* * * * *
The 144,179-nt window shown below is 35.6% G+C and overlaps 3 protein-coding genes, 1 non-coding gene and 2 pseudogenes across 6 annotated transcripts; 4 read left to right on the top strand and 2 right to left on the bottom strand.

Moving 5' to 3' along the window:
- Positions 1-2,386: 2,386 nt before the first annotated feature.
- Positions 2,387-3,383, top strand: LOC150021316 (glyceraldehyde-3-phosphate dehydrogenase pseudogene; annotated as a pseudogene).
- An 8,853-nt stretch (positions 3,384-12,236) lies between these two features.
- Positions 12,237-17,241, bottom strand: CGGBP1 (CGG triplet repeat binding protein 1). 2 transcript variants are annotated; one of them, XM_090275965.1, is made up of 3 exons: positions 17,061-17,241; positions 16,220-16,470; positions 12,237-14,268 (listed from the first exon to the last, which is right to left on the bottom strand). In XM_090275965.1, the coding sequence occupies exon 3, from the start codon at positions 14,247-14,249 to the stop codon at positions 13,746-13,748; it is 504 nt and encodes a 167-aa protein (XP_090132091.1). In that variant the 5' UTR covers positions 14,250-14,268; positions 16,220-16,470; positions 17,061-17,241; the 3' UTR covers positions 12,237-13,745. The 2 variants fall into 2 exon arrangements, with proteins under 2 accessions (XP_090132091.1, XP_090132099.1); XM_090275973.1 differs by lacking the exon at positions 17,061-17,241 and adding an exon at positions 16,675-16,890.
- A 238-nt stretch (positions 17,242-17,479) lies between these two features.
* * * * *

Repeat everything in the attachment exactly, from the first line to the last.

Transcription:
The 144,179-nt window shown below is 35.6% G+C and overlaps 3 protein-coding genes, 1 non-coding gene and 2 pseudogenes across 6 annotated transcripts; 4 read left to right on the top strand and 2 right to left on the bottom strand.

Moving 5' to 3' along the window:
- Positions 1-2,386: 2,386 nt before the first annotated feature.
- Positions 2,387-3,383, top strand: LOC150021316 (glyceraldehyde-3-phosphate dehydrogenase pseudogene; annotated as a pseudogene).
- An 8,853-nt stretch (positions 3,384-12,236) lies between these two features.
- Positions 12,237-17,241, bottom strand: CGGBP1 (CGG triplet repeat binding protein 1). 2 transcript variants are annotated; one of them, XM_090275965.1, is made up of 3 exons: positions 17,061-17,241; positions 16,220-16,470; positions 12,237-14,268 (listed from the first exon to the last, which is right to left on the bottom strand). In XM_090275965.1, the coding sequence occupies exon 3, from the start codon at positions 14,247-14,249 to the stop codon at positions 13,746-13,748; it is 504 nt and encodes a 167-aa protein (XP_090132091.1). In that variant the 5' UTR covers positions 14,250-14,268; positions 16,220-16,470; positions 17,061-17,241; the 3' UTR covers positions 12,237-13,745. The 2 variants fall into 2 exon arrangements, with proteins under 2 accessions (XP_090132091.1, XP_090132099.1); XM_090275973.1 differs by lacking the exon at positions 17,061-17,241 and adding an exon at positions 16,675-16,890.
- A 238-nt stretch (positions 17,242-17,479) lies between these two features.